Mumbai is bursting with stories just waiting to be discovered, whether they're tales of grit or anecdotes that find humour even in grim situations
The nicest thing about living in a city as colourful and ever-changing as Bombay is the access to astonishing stories at every corner, should you choose to go looking. A photographer called Brandon Stanton understood this very well, in a city very much like ours (except that it functions better), and created a blog called Humans of New York in 2010.
It prompted a flurry of copycat blogs around the world, and Bombay now has one too. What makes it so popular is how it reveals personal histories that are no less compelling or eye-opening than the biopics of famous historical figures that routinely play on big screens the world over.
Humans of Bombay: People help each other as they make their way out of the flooded streets during the 26/7 deluge. File pic/Rane Ashish
Bombay is full of all kinds of stories waiting to be discovered, populated as it is by people who are diamonds in the rough, each of them holding an anecdote or life lesson close to their hearts that is far more interesting than the latest Facebook update from a friend you haven't bothered to meet in real life for years.
I remember a bus conductor, for instance, who I once gave a lift to at 1 am after he had just completed his shift. He wanted to be an engineer, and told me he slept for four hours a day so he could have enough time to study before getting back to work. I remember a taxi driver who told me about his sons, both successful entrepreneurs, who wanted him to stay home and relax. He couldn't because meeting new people every day was an addiction. I remember a rickshaw driver who told me about a makeshift religious structure on SV Road, Goregaon, where one could purchase drugs from the resident holy man if one knew how many times to ring the bell.
On a crowded local train one morning, a fellow passenger made an entire compartment laugh out loud while describing an incident that took place soon after the horrific train bombings of July 2006. Apparently, days after the incident, he was in a crowded compartment when a man standing near one of the exits pointed to a suitcase on the luggage rack and asked who it belonged to. Without waiting more than 30 seconds for a reply, he panicked, picked up the suitcase and threw it out of the moving train. The minute that happened, the owner of the suitcase, who had been dozing in a corner, woke up and threw a fit. The trigger-happy man at the exit was forced to get off at the next station and walk back in the dark along with the owner, hoping to find the suitcase. No one knows if they ever did.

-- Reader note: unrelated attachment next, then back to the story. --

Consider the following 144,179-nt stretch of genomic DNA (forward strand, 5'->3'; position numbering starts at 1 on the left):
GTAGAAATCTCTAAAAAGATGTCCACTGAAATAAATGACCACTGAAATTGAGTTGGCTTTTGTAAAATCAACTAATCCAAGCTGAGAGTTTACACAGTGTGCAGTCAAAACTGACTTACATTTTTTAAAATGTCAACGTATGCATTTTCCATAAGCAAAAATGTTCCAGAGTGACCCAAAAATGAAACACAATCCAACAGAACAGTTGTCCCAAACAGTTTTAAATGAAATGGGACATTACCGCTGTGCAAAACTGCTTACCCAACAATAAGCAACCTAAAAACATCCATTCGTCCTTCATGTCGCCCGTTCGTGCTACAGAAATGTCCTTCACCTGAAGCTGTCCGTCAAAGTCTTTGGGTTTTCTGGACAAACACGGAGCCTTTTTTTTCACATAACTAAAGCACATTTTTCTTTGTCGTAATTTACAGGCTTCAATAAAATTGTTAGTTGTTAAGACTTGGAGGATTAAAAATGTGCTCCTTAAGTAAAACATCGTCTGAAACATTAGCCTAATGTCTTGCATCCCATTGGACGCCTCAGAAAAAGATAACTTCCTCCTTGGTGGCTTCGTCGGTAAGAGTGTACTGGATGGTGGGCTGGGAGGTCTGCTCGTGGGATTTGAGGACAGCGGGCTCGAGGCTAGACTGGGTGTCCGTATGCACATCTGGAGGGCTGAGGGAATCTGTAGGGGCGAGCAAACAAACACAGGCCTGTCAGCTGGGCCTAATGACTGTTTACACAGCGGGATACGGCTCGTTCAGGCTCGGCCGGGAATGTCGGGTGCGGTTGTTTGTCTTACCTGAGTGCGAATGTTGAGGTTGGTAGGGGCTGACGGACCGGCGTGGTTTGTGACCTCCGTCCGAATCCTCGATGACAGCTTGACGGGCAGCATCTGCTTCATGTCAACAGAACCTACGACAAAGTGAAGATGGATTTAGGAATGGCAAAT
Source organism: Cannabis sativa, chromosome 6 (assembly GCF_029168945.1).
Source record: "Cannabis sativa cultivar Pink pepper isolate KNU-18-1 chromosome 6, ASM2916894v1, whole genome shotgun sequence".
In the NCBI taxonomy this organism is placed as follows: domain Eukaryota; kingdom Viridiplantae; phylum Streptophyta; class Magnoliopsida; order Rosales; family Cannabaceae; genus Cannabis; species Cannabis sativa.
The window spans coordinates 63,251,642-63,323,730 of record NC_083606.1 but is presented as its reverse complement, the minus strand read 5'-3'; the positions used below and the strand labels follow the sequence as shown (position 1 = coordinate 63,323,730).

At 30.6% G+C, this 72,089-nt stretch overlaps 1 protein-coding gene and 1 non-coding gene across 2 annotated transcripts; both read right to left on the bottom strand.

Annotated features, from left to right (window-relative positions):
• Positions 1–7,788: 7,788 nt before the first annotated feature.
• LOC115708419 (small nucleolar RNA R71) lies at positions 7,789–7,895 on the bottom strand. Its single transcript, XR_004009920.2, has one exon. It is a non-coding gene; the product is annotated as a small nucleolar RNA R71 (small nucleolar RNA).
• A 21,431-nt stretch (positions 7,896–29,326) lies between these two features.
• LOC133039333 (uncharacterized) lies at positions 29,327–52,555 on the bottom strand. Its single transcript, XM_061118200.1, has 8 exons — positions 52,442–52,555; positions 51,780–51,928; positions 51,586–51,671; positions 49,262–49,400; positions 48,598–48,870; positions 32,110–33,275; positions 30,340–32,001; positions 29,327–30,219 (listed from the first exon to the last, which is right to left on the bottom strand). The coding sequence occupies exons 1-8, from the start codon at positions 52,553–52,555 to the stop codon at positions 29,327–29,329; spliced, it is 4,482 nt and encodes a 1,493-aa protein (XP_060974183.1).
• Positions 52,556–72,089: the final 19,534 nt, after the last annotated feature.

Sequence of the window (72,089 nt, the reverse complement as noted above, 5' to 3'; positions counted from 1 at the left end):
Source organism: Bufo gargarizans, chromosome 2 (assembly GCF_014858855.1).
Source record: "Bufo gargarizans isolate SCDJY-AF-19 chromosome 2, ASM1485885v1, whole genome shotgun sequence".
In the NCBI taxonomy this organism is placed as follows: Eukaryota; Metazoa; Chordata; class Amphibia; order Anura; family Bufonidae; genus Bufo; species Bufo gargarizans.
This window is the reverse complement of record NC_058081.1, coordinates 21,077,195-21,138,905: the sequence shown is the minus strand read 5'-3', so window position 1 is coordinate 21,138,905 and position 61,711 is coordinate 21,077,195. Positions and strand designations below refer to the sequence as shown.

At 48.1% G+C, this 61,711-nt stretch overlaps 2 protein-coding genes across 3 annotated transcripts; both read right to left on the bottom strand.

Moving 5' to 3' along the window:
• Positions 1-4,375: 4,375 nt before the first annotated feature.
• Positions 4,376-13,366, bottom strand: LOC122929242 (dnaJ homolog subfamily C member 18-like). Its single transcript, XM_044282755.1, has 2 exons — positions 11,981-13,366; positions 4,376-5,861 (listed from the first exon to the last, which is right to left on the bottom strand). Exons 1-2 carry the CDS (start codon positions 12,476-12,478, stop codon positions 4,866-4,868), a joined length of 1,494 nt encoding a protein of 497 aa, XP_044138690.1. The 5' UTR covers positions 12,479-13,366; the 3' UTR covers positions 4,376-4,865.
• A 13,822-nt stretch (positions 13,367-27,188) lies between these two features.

Bombay has a knack of surprising you with random acts of kindness too. In 2005, when the city went under, buses were submerged, cars floated away, Linking Road was full of abandoned vehicles and only the brave, the drunk or the desperate left the safety of their offices to try and get home. I happened to be one of those desperate folk stuck in a vehicle somewhere between Mahim and Andheri, and all I remember is food. There were people on both sides of the street, rushing to each vehicle with offerings of home-cooked snacks. There were steaming idlis, dal and roti, poha and upma and, every 100 metres or so, groups of people doling out hot cups of tea. It has been 11 years since that commute, and I may never forget it for as long as I live.
Experts believe that culture, connectedness and diversity are some of the things that help make a city great. We don't have access to much culture here, thanks to short-sighted civic officials and poorly planned hubs. Connectedness is an alien concept too, which is why millions of us struggle to get to work every morning. As for diversity, Bombay isn't what it used to be. We now have ghettos marked by religion and food habits. And so, the only real thing that makes our city great is the people who inhabit it. By that parameter, we all have some of the most interesting neighbours in the country.
The next time you find yourself at a crowded railway station or in the backseat of a taxi, waiting for a bus or in line at the BMC office, I suggest you turn to the person beside you and say hello. You may be given a life-changing story for free. And which true Bombayite would turn down a bargain like that?
When he isn't ranting about all things Mumbai, Lindsay Pereira can be almost sweet. He tweets @lindsaypereira Send your feedback to firstname.lastname@example.org
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